• Since I have 13 rabbits, there could be a litter of rabbits showing up at any time.
  • When I have a cow who likes to get mastitis, there could be a mastitis flare-up when I’m gone.
  1. Just sayin’.  Life happens…  even when you’re at the beach.

vacation 10

#3 Time it Right

There are times that are great for vacation and times that are terrible.  We try to schedule our vacations when the farm is in “easy” mode.  Times to go on vacation:

  • When the cows are dry (milk cows are dried off a few months before calving each year) this is a great time to get away because you don’t need to worry about milking, mastitis and hopefully not calving.
  • When the chicks/ducks are out of the brooder.  Baby animals are just more work.  Once everyone has moved to the bigboy coop the poultry are easier to care for.
  • Before you get the spring pigs.  We always get our spring pigs after our vacation.  No one has to even worry about feeding, watering or swimming with the pigs – because their aren’t any.
  • After you slaughter the pigs.  You could also time your get away after the hogs have moved to the freezer.  This, my friends, would be a great time to celebrate!
  • After you process all the meat chickens.  Yes, I wanted to fatten them up for 2 more weeks, but the lake was calling me (last fall), so the birds went into the freezer a bit prematurely.  The chickens taste fabulous and the farm-sitter didn’t have to deal with gross, half-bald, meat chickens.  Win-Win.vacation 8Times to (try to) Avoid vacation:
    1. When there’s a new-comer.  We try to assimilate any big additions or projects around our vacations.  Bottle calves, Sheep, whatever – if we are going to add something new to the homestead we do it after the vacation.
    2. After buying 50 meat chicks or baby chicks/ducklings in general.  If you’re dealing with heat lamps and drinkers and brooders you probably want to stay close to the farm.

The week your cow is due to calve.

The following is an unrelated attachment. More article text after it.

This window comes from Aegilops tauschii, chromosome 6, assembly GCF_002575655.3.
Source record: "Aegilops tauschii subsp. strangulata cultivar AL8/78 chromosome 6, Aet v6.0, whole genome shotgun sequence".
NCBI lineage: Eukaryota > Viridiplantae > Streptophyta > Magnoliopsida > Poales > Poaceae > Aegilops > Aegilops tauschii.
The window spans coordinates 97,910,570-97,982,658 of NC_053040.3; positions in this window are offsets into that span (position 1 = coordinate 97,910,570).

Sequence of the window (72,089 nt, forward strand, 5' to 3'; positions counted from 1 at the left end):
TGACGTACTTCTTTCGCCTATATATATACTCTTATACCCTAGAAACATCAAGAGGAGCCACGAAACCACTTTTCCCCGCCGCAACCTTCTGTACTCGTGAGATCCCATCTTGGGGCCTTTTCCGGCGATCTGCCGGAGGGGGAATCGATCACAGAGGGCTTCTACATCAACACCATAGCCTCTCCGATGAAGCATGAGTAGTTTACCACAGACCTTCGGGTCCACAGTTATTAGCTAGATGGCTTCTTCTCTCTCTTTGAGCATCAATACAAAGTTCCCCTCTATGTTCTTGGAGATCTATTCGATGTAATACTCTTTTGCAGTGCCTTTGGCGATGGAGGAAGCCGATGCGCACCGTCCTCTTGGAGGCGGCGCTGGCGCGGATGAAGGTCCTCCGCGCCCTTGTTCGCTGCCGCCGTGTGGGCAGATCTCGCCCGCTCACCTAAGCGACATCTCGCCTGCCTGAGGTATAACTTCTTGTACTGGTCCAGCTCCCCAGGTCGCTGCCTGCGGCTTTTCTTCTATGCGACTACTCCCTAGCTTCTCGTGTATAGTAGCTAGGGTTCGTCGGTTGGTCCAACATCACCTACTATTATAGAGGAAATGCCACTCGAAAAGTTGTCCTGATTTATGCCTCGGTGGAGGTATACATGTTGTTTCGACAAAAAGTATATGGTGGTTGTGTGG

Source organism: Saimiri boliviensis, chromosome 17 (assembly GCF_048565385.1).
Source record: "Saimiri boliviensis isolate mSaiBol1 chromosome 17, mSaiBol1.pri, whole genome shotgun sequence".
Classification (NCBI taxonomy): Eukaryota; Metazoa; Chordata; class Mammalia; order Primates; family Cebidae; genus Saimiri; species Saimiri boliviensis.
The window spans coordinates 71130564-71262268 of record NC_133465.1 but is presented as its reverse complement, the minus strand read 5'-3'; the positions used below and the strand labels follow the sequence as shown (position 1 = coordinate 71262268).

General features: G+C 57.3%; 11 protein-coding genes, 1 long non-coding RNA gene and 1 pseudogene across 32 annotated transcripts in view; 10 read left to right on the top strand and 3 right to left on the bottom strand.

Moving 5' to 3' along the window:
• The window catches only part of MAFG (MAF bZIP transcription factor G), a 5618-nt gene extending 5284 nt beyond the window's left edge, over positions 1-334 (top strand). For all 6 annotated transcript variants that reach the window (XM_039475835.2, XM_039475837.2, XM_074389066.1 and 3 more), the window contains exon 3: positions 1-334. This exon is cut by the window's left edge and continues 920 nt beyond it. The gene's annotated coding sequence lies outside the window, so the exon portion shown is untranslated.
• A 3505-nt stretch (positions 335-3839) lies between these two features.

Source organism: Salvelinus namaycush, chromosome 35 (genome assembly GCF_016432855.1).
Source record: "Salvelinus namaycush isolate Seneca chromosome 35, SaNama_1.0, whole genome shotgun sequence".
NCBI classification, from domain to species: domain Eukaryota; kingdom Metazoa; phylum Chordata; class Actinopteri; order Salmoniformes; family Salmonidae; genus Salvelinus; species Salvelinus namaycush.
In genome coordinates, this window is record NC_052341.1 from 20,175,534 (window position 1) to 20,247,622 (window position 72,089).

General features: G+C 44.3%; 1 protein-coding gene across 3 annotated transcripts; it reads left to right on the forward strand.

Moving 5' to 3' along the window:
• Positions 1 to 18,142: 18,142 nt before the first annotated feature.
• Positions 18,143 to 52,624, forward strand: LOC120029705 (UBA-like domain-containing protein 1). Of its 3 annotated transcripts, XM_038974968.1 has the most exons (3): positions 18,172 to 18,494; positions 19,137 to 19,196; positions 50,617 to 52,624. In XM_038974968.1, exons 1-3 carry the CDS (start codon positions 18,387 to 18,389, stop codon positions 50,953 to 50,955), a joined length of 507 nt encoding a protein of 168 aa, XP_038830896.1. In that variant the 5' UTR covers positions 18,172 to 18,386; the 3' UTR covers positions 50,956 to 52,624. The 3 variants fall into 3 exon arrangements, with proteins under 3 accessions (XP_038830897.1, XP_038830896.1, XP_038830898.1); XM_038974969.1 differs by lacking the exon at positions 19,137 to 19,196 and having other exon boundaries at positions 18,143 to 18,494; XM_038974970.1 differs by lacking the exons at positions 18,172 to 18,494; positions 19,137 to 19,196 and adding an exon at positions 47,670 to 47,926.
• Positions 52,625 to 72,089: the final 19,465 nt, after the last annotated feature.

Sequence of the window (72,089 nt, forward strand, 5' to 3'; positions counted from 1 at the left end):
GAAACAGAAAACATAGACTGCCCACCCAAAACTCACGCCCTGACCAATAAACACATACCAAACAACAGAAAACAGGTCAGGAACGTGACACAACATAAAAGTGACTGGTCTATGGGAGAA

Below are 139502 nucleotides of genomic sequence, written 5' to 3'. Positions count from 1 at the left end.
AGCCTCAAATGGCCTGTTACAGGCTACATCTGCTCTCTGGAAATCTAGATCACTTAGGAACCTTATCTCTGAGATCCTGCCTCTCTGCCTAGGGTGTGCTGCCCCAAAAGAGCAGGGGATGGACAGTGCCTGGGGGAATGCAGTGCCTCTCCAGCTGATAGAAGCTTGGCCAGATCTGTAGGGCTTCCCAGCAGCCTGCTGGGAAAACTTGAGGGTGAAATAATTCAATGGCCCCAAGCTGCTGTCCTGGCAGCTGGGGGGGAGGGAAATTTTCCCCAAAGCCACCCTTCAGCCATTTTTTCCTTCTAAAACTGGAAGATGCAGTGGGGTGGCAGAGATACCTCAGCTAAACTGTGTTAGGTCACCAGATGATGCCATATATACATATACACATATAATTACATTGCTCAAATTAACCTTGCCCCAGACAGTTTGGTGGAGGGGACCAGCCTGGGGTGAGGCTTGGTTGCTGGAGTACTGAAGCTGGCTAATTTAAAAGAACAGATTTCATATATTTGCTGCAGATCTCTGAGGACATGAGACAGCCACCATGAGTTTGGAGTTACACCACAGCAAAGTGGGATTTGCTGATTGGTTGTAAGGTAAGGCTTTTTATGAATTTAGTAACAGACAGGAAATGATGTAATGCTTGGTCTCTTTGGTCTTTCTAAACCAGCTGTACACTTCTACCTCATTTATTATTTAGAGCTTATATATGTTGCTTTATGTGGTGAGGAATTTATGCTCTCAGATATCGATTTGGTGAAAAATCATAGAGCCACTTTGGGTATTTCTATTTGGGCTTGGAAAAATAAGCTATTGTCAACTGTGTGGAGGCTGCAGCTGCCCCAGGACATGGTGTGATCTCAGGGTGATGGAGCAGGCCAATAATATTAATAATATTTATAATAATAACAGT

The week after you cow calves.

You probably get the picture….

#4 Nothing’s Perfect

If you wait for the perfect time, it may never come.  So, even if the chicken is limping and the rabbits may give birth, sometimes you just have to cut bait and go.  It seems like our vacations inevitably fall when we have someone potentially about to procreate.  We try to avoid missing these events, but once you have enough farm critters, it seems like someone’s always pregnant.  (Kind of like me 10 years ago)

Sometimes life happens while you’re away.  When it does, it’s OK.  We lost a member of our homestead last week.  One of our sweet ducks was ripped off the farm by a predator. It stinks.  I was on a beach drinking something fruity when it happened.  I’m not mad at my wonderful farm-sitter.  Heck, I’m sure it could have happened whether I was at the beach or in my garden drinking water from my berkey.  Stuff happens.  Ya’ know?

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I chose vacation.  I know it does carry some risk.  I know things can go wrong while I’m gone.  I think it’s worth the sacrifice to spend the time off with DH and our 4 children.  We’ll have the memories forever.

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-Candi